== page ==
Let us remember 9/11 and, in particular, 12 September, which is the Feast of the Holy Name of Mary.

It is the day that the cavalry of Poland and the Holy Roman Empire saved Christian Europe, aided by the Holy Mass and the Holy Rosary.

It is, perhaps, no accident that the 9/11 terrorists chose the first day of the Battle of Vienna, 11 September, to launch their now world-famous attacks on the World Trade Towers in New York City.

After the loss of the Holy Land, the Eastern Roman Empire and control of the Mediterranean, Christendom was in constant danger of being overwhelmed by the Muslim Ottoman Turks and the Protestant Reformation further weakened the defences.

Moreover, Catholic Christendom was fighting, now, on two fronts against both Muslim and Protestant and might, at any time, be swept away altogether.

Particular determination, tenacity and courage were now needed more than ever from the defenders of Christendom.

Fortunately, courage was not lacking.

In September 1529, after defeating the Hungarians at the Battle of Mohacs, the Ottoman Turks and their allies laid siege to Vienna – the famous Siege of Vienna of 1529.

After a tremendous struggle the Austrians, under the 70-year-old Count Nicholas von Salm, were finally victorious, although Salm himself was killed during the siege.

Statute in Vienna of Nicholas, Count of Salm,
the posthumous victor against the Turkish Siege of Vienna of 1529

On 7 October 1571, the Ottoman Turks had seized the opportunity to launch a vast fleet to conquer as much of Christendom as they could conquer.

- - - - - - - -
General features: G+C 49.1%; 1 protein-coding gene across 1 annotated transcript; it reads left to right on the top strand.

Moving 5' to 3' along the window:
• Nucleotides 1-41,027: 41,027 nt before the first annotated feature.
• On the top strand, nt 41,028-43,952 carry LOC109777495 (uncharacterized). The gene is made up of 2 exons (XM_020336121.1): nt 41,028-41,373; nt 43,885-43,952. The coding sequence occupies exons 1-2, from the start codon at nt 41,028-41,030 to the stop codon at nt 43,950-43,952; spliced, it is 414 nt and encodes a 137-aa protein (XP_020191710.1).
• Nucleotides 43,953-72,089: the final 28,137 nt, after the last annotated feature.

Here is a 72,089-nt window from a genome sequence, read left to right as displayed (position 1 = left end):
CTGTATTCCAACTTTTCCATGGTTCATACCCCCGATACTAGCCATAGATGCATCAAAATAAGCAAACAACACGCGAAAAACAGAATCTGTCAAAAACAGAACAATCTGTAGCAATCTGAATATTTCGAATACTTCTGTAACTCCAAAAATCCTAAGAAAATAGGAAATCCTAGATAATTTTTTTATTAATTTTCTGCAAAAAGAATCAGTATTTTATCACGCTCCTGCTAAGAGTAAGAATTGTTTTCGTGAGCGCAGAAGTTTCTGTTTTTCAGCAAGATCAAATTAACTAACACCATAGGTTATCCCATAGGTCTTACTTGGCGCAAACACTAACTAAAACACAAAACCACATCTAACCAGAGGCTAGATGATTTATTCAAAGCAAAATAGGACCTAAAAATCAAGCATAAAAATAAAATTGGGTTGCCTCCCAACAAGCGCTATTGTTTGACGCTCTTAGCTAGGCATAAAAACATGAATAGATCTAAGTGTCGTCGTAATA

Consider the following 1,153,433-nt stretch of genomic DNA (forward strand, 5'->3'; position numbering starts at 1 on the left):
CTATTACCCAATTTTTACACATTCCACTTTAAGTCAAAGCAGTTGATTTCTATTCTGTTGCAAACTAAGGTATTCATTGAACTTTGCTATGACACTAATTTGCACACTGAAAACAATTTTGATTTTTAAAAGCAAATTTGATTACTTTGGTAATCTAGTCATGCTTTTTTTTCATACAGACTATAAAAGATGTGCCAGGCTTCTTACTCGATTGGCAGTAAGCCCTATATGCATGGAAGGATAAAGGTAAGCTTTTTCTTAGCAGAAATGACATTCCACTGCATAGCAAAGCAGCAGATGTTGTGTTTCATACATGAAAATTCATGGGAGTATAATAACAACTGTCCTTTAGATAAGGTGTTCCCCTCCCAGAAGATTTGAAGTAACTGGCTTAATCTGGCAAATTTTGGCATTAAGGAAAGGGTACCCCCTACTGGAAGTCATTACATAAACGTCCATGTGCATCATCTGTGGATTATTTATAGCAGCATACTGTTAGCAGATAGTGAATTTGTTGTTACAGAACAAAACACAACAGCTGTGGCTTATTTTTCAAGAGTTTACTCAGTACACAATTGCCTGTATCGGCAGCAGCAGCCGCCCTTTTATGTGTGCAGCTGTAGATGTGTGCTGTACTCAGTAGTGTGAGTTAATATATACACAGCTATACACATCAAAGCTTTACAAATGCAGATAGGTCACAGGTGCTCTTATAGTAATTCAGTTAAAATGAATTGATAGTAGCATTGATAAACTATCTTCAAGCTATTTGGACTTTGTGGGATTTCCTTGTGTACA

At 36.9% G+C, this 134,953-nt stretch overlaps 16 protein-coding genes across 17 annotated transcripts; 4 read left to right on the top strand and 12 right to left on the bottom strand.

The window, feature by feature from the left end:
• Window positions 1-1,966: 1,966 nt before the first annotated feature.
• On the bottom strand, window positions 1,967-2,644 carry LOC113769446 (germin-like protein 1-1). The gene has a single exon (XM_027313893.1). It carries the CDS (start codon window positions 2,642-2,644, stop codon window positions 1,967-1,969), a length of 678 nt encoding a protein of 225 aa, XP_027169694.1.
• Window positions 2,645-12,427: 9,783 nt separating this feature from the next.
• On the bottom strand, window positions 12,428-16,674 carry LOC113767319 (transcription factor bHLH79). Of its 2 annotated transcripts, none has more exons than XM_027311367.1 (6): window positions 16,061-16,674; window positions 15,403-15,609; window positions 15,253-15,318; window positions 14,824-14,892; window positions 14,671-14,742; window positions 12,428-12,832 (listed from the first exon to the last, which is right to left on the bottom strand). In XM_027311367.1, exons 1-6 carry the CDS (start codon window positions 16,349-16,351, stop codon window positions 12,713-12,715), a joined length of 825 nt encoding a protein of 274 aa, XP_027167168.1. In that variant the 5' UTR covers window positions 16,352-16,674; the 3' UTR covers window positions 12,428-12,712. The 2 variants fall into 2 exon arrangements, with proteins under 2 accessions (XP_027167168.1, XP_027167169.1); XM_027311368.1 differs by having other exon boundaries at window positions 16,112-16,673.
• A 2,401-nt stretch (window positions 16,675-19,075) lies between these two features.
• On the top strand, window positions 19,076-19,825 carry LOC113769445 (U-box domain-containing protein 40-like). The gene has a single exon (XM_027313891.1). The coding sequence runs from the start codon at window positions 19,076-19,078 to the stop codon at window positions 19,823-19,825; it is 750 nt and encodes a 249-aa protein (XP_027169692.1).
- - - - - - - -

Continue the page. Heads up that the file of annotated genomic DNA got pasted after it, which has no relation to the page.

Almost miraculously, they were defeated at the Battle of Lepanto by the combined Christian fleets under the command of Grand Admiral Don John of Austria, the illegitimate son of the Roman Emperor, Charles V.

To these were added the prayers of Christendom since the pope, St Pius V, had ordered a Christendom-wide Rosary prayer campaign for victory.

Moreover, a copy of the miraculous image of our Lady of Guadalupe sat in the cabin of Don John throughout the battle. The victory of Lepanto was commemorated by a new Feast, that of our Lady of Victory (or Victories) which was later made universal and later still re-named the Feast of our Lady of the Rosary.

In 1716, Clement XI inscribed the Feast of our Lady of the Holy Rosaryon the universal calendar in gratitude for the victory gained by Prince Eugene of Savoy, commander of the Imperial forces of the Habsburg Roman Emperor, on 5 August at Peterwardein in Vojvodina, in Serbia.

Later, however, on 11 September 1683 – 9/11 no less – came the Battle of Vienna of 1683, when King Jan (John) III Sobieski of Poland-Lithuania, also accompanied by Christendom-wide praying of the Rosary, delivered Vienna and Christendom once again from the Muslim Ottoman Turks and protected the Holy Roman Empire of Emperor Leopold I from imminent destruction.

His Imperial and Royal Majesty, Holy Roman Emperor Leopold I